HM Courts & Tribunals Service is ignoring local officials in its mission to boost court capacity, meaning potential Nightingale courtrooms are going unused, the House of Commons justice committee has heard.

Speaking at a public evidence session, the police and crime commissioner (PCC) for Hertfordshire said HMCTS is failing to identify local solutions to the growing criminal backlog.

David Lloyd, Hertfordshire PCC since 2012, said: ‘There has been a problem with both the level of communication and engagement from HMCTS with local criminal justice system partners, and crucially the ability of HMCTS to work with partners to identify solutions that work locally. HMCTS is very much a centralised agency that doesn’t appear to empower its senior staff as much as it might do.’ 

Lowry Quays theatre

Lowry Quays theatre in Manchester is being used as a Nightingale court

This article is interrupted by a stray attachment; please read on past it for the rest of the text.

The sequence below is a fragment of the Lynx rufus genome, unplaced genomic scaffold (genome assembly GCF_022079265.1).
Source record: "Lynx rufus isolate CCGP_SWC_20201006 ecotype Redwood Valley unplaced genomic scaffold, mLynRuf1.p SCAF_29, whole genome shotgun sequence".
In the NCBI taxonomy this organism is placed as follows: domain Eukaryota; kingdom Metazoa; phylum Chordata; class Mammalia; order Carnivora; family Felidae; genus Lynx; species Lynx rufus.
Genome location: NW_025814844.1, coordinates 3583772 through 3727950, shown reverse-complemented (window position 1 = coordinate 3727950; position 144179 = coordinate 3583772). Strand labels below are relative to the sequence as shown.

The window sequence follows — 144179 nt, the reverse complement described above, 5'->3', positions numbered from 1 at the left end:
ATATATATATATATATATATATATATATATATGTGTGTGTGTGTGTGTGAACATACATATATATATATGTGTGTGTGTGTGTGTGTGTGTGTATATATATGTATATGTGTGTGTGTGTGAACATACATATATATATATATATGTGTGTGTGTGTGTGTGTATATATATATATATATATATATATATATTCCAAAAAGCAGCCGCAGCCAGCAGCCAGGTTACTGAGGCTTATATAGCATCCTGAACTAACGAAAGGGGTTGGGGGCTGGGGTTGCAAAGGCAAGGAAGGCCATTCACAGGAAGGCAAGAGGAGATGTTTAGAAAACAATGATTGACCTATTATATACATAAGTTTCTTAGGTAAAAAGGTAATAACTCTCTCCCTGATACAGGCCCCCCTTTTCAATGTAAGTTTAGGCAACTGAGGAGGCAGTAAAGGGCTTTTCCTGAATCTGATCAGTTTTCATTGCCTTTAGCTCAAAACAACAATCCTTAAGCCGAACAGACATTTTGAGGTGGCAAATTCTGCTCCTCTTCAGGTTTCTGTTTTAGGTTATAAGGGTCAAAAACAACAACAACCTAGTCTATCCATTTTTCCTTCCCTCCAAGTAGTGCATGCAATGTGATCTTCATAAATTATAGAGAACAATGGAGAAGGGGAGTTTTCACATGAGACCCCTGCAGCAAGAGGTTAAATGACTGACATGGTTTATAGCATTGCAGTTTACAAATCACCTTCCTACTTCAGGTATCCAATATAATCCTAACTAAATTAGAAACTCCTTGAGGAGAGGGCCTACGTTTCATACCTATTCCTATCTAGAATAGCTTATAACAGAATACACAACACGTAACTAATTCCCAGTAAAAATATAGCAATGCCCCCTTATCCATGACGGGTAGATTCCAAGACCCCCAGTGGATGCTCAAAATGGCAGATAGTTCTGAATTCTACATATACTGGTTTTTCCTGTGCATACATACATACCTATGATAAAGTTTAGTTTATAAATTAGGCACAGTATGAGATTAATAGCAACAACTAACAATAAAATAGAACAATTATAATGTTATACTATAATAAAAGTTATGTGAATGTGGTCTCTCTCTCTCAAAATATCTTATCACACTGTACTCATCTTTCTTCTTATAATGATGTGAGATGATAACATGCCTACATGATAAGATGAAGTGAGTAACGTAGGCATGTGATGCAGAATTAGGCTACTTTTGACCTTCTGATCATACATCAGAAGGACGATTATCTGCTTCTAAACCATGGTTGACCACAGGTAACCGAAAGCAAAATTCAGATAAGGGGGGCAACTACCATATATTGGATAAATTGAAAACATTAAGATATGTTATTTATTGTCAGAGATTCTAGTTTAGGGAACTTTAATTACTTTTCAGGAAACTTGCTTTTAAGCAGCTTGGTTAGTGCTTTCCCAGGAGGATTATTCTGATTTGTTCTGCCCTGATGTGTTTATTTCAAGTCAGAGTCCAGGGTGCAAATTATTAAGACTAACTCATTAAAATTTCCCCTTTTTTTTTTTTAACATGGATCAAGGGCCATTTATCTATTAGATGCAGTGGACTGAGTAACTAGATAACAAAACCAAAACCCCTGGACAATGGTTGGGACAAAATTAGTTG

Lloyd claimed that a ‘perfectly good’ former magistrates’ court in his local area could be converted into an emergency court. ‘For a whole year I’ve been trying to get that used in some way as a Nightingale court. We still don’t seem to have got anyone who is in power to make that decision.’

During the same evidence session, chief executive of the Crown Prosecution Service Rebecca Lawrence said her workforce has been operating with a ‘hyperinflated case load’ for the past nine months.

Lawrence said the number of cases per lawyer has increased significantly in spite of the CPS’ recent recruitment drive. Crown court lawyers are now handling 27% more cases on average than at the start of the pandemic, while magistrates’ court lawyers are dealing with 20% more cases.

In a drive to reduce the backlog, HMCTS is opening three new Nightingale courts this week. The first is in Wolverhampton and will provide two additional Crown courtrooms. The second court is in Liverpool and will provide one extra room for Crown court work, and the third is in Croydon and will provide two additional rooms.

Some 27 Nightingale sites are now in operation.